Public perceptions, anxiety and the perceived efficacy of health-protective behaviours to mitigate the spread of the SARS-Cov-2/ COVID-19 pandemic

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Objectives: Data relating to the novel coronavirus disease 2019 (COVID-19) in the Middle East remains sparse. This study examines the public's perceptions of the pandemic, assesses the extent to which participants have adhered to a range of recommended health-protective behaviours to prevent infection and evaluates whether anxiety about COVID-19 or perceptions related to the pandemic are associated with greater adherence to these behaviours. Study design: A cross-sectional, survey-based design was used. Data were collected using an electronic survey distributed to students, staff and faculty at universities in the three major cities of the United Arab Emirates, Abu Dhabi, Al Ain and Dubai, between the 23rd and 31st of April 2020. A total of 634 participants were included in the analysis. Methods: Participants reported whether they had adhered to health-protective behaviours such as spatial distancing, increased hygiene and disinfection and diminished time spent outside their homes. They also reported the perceived efficacy of a range of behaviours aimed at reducing risk for contracting COVID-19. Data relating to perception of risk, negative consequences of contracting the disease, perceived longevity of the illness and perceptions of the accuracy of the information read about COVID-19 were collected. Anxiety related to COVID-19 was also assessed, as well as a range of demographic variables. Binary logistic regressions were used to examine whether the demographic variables, perceived efficacy ratings and the perception variables were associated with overall adherence. Results: A total of 44.8% of the sample reported adherence to all the examined behaviours. Participants who were employed, those with some or completed postsecondary education and those with a chronic illness diagnosis were more likely to adhere to the precautionary behaviours. The perception of personal risk of infection (odds ratio [OR]: 0.83, 95% confidence interval [CI]: 0.71–0.98), perception of substantial life consequences of becoming infected (OR: 0.87, 95% CI: 0.75–0.10) and the perception that the public health information was clear (OR: 0.69, 95% CI: 0.57–0.83) were all positively related with behavioural adherence. The health-protective behaviours were all perceived as being highly efficacious in combating infection, and these efficacy ratings were also positively associated with greater behavioural adherence (OR: 0.41–0.77). Having read the official government public health information was related to greater behavioural adherence (OR: 0.37, 95% CI: 0.23–0.61). Conclusions: Dissemination of reliable public health information during a public health crisis is essential. This study's results highlight the importance of providing the public with information that is clear and consistent and, moreover, emphasises the efficacy of the recommended behaviours as this is likely to improve adherence. When individuals perceive themselves to be at personal risk and are aware of the severity of the consequences posed by the illness, they are more likely to adopt caution. However, in this sample, the trustworthiness of the information portrayed in the media and the perceived duration of the pandemic – whether this would resolve soon or persist well into the future – did not impact adherence.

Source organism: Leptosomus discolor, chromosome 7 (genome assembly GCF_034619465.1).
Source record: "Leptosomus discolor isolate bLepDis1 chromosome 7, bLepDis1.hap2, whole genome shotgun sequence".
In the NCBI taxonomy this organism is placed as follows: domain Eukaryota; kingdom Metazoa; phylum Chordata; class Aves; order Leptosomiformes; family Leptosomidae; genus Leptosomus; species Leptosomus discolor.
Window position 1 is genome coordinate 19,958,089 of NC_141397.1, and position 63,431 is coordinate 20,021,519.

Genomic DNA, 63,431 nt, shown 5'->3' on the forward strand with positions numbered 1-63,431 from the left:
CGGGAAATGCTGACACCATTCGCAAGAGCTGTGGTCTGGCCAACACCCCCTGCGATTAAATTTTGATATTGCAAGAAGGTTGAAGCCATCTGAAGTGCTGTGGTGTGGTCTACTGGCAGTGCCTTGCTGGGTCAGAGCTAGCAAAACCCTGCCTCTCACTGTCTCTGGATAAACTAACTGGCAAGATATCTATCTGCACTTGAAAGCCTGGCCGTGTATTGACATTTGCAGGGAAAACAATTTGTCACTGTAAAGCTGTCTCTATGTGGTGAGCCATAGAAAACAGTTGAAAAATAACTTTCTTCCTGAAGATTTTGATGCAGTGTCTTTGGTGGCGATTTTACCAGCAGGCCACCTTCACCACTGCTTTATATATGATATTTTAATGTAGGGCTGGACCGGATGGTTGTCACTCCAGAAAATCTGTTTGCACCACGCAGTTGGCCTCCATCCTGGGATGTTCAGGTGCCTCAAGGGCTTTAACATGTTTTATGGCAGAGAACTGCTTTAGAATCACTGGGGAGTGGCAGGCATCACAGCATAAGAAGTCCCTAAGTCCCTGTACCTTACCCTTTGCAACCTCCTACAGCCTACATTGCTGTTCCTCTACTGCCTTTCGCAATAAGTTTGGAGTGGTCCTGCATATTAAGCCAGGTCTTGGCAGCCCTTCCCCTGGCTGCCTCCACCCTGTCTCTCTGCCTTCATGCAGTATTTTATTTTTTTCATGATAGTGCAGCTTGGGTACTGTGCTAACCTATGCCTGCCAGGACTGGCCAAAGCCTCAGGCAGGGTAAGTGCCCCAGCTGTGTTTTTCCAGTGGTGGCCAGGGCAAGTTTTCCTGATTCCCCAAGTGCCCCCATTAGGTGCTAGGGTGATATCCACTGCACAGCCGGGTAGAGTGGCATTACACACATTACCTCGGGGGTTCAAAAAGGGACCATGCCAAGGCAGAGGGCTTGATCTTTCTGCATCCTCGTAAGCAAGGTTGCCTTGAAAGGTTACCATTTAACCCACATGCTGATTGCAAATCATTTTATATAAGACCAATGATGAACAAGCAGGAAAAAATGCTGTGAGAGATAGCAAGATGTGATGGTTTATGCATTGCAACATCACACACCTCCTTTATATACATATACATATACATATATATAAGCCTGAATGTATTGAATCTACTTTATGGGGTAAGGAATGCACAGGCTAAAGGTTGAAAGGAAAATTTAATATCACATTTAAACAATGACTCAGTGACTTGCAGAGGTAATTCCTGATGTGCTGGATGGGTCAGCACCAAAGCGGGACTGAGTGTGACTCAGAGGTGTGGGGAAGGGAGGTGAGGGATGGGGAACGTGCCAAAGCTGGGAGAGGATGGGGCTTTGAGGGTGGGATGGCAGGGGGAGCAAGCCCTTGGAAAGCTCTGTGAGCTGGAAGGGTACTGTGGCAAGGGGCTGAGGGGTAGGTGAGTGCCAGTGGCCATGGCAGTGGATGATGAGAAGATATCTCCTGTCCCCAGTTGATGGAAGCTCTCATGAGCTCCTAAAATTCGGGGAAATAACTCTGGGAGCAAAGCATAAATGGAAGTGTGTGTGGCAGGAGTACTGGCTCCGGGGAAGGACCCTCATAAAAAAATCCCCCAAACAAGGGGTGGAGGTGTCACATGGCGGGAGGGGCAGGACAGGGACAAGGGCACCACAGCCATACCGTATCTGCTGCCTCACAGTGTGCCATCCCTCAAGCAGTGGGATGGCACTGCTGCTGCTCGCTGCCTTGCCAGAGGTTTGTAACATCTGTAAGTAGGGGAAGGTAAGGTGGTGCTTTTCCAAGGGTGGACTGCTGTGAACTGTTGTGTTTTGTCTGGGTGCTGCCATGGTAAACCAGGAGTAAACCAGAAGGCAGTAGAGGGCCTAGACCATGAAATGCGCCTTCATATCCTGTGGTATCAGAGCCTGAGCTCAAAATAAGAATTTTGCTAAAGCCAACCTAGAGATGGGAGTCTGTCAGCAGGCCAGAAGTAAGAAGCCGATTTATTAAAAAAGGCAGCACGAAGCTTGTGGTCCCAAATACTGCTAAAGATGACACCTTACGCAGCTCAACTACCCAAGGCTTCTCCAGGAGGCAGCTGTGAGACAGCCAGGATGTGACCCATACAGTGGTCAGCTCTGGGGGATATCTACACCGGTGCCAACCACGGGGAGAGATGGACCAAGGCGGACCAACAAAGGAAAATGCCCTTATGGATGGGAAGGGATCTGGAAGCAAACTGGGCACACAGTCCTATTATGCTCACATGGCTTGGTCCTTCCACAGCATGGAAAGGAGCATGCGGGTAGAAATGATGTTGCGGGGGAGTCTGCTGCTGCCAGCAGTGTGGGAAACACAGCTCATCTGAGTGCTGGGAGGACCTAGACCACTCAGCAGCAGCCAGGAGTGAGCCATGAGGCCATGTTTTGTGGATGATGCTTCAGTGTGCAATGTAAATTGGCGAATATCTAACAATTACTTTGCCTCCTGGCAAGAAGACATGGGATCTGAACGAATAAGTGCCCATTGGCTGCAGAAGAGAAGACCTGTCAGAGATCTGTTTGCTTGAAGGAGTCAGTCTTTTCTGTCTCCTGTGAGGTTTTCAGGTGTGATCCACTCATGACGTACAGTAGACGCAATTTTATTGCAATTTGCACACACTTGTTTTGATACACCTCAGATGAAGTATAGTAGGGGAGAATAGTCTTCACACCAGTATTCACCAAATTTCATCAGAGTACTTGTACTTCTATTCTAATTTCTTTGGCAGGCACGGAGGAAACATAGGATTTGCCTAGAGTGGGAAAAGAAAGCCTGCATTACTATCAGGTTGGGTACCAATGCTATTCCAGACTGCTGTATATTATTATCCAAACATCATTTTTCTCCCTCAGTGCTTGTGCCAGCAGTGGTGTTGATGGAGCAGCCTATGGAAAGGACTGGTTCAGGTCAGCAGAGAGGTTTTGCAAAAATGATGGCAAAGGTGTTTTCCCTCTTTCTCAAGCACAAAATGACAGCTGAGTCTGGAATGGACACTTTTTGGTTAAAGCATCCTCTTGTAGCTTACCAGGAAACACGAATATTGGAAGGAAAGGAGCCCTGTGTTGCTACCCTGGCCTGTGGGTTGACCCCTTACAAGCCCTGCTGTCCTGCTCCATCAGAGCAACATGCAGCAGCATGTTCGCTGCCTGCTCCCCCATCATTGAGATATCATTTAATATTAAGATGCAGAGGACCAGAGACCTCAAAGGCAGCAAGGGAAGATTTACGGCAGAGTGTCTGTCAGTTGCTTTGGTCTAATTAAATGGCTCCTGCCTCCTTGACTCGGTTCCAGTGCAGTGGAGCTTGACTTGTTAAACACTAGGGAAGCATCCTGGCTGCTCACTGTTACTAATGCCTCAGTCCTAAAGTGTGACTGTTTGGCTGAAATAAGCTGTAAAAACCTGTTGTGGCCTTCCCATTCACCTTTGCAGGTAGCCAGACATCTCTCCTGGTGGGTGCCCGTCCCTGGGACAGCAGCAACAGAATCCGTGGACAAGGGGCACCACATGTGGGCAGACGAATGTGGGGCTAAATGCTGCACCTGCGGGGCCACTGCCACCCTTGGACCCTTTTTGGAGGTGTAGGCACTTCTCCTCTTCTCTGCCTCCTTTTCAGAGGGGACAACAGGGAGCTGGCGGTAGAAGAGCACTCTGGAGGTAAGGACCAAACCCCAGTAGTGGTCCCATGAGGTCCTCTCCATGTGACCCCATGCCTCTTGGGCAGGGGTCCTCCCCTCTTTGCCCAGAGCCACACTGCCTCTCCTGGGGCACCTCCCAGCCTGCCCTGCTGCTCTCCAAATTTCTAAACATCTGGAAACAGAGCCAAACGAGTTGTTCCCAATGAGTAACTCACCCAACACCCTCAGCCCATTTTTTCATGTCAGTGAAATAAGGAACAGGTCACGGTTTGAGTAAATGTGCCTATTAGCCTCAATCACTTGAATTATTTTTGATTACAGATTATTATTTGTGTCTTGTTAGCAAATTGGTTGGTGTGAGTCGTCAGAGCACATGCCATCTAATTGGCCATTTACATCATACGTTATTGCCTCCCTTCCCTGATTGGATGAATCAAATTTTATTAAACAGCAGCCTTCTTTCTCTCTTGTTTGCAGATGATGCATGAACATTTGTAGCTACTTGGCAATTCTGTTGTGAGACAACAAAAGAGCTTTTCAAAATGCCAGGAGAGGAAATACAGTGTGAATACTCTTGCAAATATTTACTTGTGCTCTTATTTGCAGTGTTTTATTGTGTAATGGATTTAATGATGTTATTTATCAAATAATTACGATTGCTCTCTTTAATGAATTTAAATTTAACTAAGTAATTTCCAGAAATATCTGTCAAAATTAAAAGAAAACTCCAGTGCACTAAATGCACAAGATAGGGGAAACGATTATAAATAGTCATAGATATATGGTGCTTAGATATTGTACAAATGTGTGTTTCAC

Original languageEnglish
Pages (from-to)67-73
Number of pages7
JournalPublic Health
Publication statusPublished - Oct 2020


  • Adherence
  • COVID-19
  • Coronavirus
  • SARS-Cov-2
  • United Arab Emirates

ASJC Scopus subject areas

  • Public Health, Environmental and Occupational Health


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